Is unified communications the prescription for South Africa’s healthcare pain?Oct 16th, 2019
By Hannes van der Merwe, Senior Product Manager for managed business services provider Itec South Africa.
Right now, South Africa’s healthcare industry is in a world of pain. The state health system is under-resourced and over-crowded. The private health sector is battling rising medical costs, changing payment models and a more competitive environment.
As ordinary South Africans, we feel the effects of this in many ways. It is sometimes a challenge to engage with healthcare professionals quickly and effectively, and our experiences of local clinics or hospitals can try our patience.
One of the ways hospitals and the healthcare industry can reduce costs and inefficiencies, drive better clinical outcomes and increase patient satisfaction is to use modern communication technology and streamline their operations. But ripping and replacing entire communications systems is not the answer, due to limited budgets and resources.
A cloud-based unified communications solution allows diverse devices (including mobile and desktop) to communicate quickly and easily through voice, messaging and video, and instantly share complex data, like medical records and reports. It should also be compatible with third-party applications like billing and electronic record keeping, and be scalable and flexible, so hospitals don’t need to keep buying new software or hardware.
There are three major benefits to unified communications in the healthcare space.
Better patient engagement
In its 2017 Digital Health Vision report, Accenture said modern healthcare organisations had begun to realise they should be organised around the patient, not the enterprise.
With unified communications, patients can communicate with their healthcare providers via multiple channels. No more waiting for a doctor’s rooms to call you with test results: you simply log on to a secure portal. Doctors can send automated reminders for appointments and prescription refills and improve patient engagement across all points of care.
The result? Hospitals are able to proactively engage with patients, and lower re-admissions. Patients and healthcare providers are more engaged, and the relationships are better.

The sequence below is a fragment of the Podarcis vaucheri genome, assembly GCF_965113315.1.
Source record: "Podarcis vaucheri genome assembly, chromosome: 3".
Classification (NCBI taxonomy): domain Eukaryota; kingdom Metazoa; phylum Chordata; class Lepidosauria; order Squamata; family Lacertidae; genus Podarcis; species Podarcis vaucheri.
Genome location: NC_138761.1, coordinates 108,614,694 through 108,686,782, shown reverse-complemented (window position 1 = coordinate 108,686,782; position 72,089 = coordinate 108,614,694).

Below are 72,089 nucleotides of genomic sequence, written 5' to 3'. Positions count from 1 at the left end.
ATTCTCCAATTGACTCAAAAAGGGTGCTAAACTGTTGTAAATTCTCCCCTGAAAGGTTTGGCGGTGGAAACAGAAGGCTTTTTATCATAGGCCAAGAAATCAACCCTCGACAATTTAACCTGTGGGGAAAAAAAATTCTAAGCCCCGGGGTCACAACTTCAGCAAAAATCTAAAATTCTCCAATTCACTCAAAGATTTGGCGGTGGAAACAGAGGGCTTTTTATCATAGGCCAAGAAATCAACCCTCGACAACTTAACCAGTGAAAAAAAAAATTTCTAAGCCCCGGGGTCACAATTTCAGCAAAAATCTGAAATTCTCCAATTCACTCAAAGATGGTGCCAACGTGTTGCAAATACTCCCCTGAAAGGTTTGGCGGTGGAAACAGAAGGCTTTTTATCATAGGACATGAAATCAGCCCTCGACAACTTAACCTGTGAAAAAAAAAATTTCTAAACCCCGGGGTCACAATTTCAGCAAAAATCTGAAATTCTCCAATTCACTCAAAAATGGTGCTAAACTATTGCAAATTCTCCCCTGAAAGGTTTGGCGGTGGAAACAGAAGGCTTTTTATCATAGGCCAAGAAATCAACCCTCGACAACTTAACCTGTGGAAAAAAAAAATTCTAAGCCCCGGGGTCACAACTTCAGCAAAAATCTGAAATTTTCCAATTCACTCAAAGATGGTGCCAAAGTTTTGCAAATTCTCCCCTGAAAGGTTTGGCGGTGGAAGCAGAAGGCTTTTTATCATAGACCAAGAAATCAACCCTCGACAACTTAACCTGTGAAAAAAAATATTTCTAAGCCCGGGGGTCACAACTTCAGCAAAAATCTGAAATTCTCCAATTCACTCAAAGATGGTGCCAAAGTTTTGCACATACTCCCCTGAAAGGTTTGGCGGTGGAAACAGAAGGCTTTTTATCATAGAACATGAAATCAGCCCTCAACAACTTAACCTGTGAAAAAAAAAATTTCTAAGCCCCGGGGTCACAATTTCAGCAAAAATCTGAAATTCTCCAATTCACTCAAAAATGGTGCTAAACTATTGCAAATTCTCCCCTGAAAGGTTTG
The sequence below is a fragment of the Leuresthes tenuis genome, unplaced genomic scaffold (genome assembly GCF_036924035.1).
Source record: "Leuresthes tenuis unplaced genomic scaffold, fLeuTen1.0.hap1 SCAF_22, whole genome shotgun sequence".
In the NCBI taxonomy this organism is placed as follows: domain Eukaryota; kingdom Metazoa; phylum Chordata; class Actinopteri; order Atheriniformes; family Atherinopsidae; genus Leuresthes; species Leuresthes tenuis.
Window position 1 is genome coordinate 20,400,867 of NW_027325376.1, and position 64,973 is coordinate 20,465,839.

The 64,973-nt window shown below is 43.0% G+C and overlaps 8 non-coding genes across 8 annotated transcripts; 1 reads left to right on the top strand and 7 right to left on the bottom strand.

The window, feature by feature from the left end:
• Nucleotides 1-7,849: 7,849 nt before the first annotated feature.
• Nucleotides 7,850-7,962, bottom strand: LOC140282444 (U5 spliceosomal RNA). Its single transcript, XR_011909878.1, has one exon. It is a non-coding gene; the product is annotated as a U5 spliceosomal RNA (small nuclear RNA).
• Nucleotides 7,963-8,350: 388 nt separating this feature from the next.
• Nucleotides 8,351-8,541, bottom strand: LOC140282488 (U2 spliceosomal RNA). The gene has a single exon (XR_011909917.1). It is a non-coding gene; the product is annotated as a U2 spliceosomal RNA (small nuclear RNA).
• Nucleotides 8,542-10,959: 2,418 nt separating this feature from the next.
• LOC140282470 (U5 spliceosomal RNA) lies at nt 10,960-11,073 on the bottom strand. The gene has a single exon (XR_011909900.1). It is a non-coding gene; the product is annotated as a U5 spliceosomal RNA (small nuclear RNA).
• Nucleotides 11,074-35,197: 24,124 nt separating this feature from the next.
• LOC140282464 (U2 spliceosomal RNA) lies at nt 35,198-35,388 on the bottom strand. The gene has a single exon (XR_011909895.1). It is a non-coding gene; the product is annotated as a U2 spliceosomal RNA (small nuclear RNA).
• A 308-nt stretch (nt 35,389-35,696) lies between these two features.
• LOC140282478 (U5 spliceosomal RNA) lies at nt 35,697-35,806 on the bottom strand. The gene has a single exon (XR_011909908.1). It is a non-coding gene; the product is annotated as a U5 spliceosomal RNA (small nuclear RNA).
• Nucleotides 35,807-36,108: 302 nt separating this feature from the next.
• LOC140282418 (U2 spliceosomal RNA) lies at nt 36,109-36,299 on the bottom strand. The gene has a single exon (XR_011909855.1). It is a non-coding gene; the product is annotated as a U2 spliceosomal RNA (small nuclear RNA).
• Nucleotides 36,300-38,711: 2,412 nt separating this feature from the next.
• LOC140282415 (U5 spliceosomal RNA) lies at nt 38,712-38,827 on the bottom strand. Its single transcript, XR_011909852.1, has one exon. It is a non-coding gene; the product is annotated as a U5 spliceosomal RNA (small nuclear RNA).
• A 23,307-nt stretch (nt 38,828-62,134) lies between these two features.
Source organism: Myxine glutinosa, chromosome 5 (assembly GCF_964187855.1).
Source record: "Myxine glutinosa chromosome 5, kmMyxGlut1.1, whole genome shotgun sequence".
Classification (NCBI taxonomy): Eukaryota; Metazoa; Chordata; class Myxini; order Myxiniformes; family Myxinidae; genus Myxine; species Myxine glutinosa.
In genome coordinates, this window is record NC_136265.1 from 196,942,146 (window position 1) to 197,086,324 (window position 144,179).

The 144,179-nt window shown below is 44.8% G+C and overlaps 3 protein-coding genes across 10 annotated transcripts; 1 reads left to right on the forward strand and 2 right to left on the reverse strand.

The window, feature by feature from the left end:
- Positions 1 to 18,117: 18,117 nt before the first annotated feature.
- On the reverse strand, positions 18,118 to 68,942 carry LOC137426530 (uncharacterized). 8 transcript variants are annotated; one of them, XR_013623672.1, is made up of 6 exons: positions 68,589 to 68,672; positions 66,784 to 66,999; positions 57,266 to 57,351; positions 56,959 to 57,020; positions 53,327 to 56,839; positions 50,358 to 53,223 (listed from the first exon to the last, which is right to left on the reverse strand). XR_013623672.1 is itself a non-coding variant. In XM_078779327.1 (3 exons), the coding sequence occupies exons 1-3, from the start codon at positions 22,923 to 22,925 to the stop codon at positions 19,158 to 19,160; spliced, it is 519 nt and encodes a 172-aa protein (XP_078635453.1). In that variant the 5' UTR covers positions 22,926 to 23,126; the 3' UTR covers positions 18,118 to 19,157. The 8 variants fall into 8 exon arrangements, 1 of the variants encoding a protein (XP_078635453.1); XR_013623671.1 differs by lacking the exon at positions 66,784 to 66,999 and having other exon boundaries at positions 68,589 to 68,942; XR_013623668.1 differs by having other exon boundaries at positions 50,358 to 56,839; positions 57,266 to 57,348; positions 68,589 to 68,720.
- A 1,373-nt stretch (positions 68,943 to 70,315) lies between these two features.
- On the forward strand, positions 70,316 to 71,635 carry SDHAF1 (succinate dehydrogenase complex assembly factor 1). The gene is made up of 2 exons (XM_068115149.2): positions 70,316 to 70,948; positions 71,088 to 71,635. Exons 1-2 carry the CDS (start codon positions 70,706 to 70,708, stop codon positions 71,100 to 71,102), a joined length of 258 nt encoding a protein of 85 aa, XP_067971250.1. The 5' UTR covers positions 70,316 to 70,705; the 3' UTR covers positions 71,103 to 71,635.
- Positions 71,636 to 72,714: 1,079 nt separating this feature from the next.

Improved staff collaboration
Multi-professional healthcare teams spend a huge amount of time trying to communicate on systems that are often outdated and cumbersome. When lives are on the line, it’s critical for doctors, nurses and other staff members to be connected in real-time. Collaboration tools make it easy to share information and make faster, better decisions for patients. Most of all, unified communication’s mobile collaboration tools can replace the much-loathed pagers that are still in use in hospitals today.
The result? Real-time team collaboration. Quicker information exchange. Greater staff efficiency and productivity.
Better clinical workflow
The delivery of effective patient care involves many processes, and the ability of hospitals and clinics to streamline their clinical workflow through each patient encounter is critical to their effectiveness and quality of care. Unified communications support the entire workflow — from patient evaluation, diagnosis and treatment decisions — by allowing care teams to see whether other team members are available and enabling team collaboration.
The result? Care teams are better empowered to provide patient-centred, accountable care by being able to communicate through a single system.
Unified communications have the ability to change the entire healthcare industry for the better. It helps provide an enhanced quality of care, with better collaboration between healthcare professionals. It delivers better, more convenient customer service. And by driving improved efficiencies and better workflows, doctors can make the most of their time and increase their productivity.
All that hospitals have to do is choose the right unified communications partner, that has a proven track record and reputation in the marketplace – and voila, headaches gone. No Panado necessary.